In the very early hours this morning, Matt Cutts confirmed that Google have started rolling out their latest algorithm update – Panda 4.0.
Although Google are constantly updating the algorithm with data refreshes, this update has officially been given the name ‘Panda 4.0’ by Matt which usually means that some sites experience more significant changes in ranking positions. The Panda updates are engineered to reward websites with higher quality content and prevent sites with low quality content and a high number of adverts from ranking well which is all a part of Google’s aim to provide a better user experience. Tony Dimmock, who we recently saw speaking at BrightonSEO, put it well in his tweet:
Will it have a big impact?
According to Search Engine Land, “the impact (in English) is ~7.5% of queries that are affected to a degree that a regular user might notice.” Looking at MozCast, there was a lot of movement in rankings on the 19th of May:
But it’s worth noting that these big changes in rankings could be a result of the Pay Day Loan algorithm update, which Google confirmed it rolled out over the weekend. The Pay Day Loan update is more concerned with ‘very spammy’ search queries like ‘pay day loans’ which are very competitive areas.
How to check if you’ve been hit by Panda 4.0
Unlike manual penalties, Google don’t notify you through Webmaster Tools that you’ve been affected by the Panda update, so you have to work it out yourself whether you’ve been hit. To quickly check whether your site has potentially lost rankings as a result of the Panda update, follow these steps:
- Check your keyword ranking positions
Assuming that you are keeping a record of where your site is ranking for key terms, you can search for your keywords in Google to see where your site is ranking now. It is worth checking them now, but also in a few days time after the update has settled in, as Matt Cutts did say they are ‘rolling out’ the update which ‘starts today’ so this might roll over a few days. If you see big changes all of a sudden in your ranking positions, you may well have been affected by the Panda 4.0 update – possibly in a positive or negative way.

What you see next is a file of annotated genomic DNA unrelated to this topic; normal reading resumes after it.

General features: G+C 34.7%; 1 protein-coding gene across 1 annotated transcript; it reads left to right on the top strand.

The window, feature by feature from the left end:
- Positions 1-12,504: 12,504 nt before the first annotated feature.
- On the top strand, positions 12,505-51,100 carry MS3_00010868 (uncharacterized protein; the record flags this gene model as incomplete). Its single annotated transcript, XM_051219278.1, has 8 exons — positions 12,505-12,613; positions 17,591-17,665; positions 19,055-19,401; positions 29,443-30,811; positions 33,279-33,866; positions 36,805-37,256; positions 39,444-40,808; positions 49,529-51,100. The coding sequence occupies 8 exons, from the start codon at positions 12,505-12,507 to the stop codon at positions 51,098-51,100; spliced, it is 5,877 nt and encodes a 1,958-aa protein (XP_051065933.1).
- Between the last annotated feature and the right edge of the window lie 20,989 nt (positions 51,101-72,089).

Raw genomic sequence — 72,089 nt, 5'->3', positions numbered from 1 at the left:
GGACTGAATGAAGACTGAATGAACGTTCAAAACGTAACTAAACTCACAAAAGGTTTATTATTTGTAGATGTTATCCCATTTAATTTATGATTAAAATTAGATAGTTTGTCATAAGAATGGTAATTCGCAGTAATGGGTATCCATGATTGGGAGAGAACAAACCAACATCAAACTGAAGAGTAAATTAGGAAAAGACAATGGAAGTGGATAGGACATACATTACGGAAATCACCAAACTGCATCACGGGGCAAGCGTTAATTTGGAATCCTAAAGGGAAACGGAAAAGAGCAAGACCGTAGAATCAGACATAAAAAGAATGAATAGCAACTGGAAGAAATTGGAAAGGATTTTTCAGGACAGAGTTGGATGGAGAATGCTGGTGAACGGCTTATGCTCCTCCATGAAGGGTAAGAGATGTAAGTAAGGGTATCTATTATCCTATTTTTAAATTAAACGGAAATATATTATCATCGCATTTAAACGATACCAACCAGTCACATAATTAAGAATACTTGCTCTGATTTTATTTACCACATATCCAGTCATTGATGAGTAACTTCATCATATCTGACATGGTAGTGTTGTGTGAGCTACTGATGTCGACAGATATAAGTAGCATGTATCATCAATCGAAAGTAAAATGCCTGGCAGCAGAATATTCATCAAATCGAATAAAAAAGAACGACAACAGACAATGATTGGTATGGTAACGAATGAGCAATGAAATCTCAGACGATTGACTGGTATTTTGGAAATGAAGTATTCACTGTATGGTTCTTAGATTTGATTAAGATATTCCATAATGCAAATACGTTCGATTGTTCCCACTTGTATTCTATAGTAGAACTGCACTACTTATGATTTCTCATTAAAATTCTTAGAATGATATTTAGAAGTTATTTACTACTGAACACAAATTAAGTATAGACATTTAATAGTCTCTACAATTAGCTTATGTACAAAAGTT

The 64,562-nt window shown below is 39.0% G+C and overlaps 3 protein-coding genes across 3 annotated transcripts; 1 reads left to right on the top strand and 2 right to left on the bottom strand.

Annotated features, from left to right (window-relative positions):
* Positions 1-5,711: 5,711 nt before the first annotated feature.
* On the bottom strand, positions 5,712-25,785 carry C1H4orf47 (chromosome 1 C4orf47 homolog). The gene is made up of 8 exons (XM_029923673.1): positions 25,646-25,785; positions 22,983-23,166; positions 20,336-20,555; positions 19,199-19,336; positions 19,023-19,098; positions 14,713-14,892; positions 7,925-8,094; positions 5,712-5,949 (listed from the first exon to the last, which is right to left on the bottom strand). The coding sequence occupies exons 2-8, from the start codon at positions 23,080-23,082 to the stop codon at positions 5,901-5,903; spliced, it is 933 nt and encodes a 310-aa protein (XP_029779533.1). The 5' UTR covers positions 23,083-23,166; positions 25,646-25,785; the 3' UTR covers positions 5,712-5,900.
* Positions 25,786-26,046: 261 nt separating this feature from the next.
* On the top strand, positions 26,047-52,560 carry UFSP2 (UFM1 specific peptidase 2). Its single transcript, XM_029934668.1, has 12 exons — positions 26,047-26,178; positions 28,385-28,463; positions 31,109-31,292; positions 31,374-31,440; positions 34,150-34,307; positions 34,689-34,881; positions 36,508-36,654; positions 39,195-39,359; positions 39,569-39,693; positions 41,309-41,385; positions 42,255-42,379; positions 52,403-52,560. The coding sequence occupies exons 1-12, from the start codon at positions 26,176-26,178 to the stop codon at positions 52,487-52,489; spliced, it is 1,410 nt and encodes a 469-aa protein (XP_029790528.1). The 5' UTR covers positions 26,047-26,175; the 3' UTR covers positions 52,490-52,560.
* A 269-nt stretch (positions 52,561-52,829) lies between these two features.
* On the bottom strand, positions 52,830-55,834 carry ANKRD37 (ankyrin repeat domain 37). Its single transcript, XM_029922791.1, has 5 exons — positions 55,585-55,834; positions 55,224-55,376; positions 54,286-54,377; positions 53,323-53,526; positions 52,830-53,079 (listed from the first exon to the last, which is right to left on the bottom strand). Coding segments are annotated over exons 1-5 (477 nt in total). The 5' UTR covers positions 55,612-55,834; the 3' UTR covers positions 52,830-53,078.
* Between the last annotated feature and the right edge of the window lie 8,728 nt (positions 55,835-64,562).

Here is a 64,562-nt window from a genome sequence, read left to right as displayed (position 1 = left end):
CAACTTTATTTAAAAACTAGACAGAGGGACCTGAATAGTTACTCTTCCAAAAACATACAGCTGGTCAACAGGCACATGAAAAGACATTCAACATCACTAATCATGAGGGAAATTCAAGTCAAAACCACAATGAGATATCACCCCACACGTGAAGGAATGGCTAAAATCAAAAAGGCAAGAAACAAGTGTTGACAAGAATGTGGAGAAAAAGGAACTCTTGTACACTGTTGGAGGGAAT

- Check your organic traffic levels in Analytics
If you have analytics installed on your site, keep an eye on the organic search traffic levels over the next few days, as it could potentially rise or fall as a result of your site being affected by the update. Sudden spikes could show that you have suffered or gained from the impact, but remember to consider any other activities that you might have going on, such as a new TV advert which could also be responsible for big spikes in traffic.
- Compare your organic traffic with algorithm updates
My favourite tool for analysing the history of a website and whether it has been affected by any algorithm update is the Panguin Tool. The tool simply plots the dates of the algorithm updates on a graph showing your website’s organic traffic data – pulled through from Google Analytics. You might have to wait a few days to see whether this particular update has clearly had an impact on your site, but if you look now and see that your site has had spikes in traffic around the times of previous Panda updates, you may well be impacted again this time around.
What to do if you’ve been hit by a Panda Update
As Panda updates aim to demote sites with low-quality content and more advertising, the best thing to do is carry out an onsite audit. If you’re not experienced in SEO to carry one out, use a professional who does know what they’re doing.
The key issues to look for when reviewing a site are:
- Duplicate content
- Thin content
- Top-heavy advertising – a lot of adverts above the fold
- Too many adverts in comparison to content
- Duplicate or missing page titles and meta descriptions
- Slow page loading times
- Poor user experience – messy design, bad layout, unclear navigation, broken links
As well as onsite factors, it’s also key to remember that your site could be impacted by offsite factors. For example, if you have backlinks from sites which have been hit by the Panda update due to low quality content, duplicate content or too many adverts – the chances are that those links will carry less value.
Panda recovery case studies and guides?
If you have any examples of how you’ve managed to recover a website after a Panda update or have written an awesome guide to Panda updates or how to recover from them, we’d love to see your links below in our comments.
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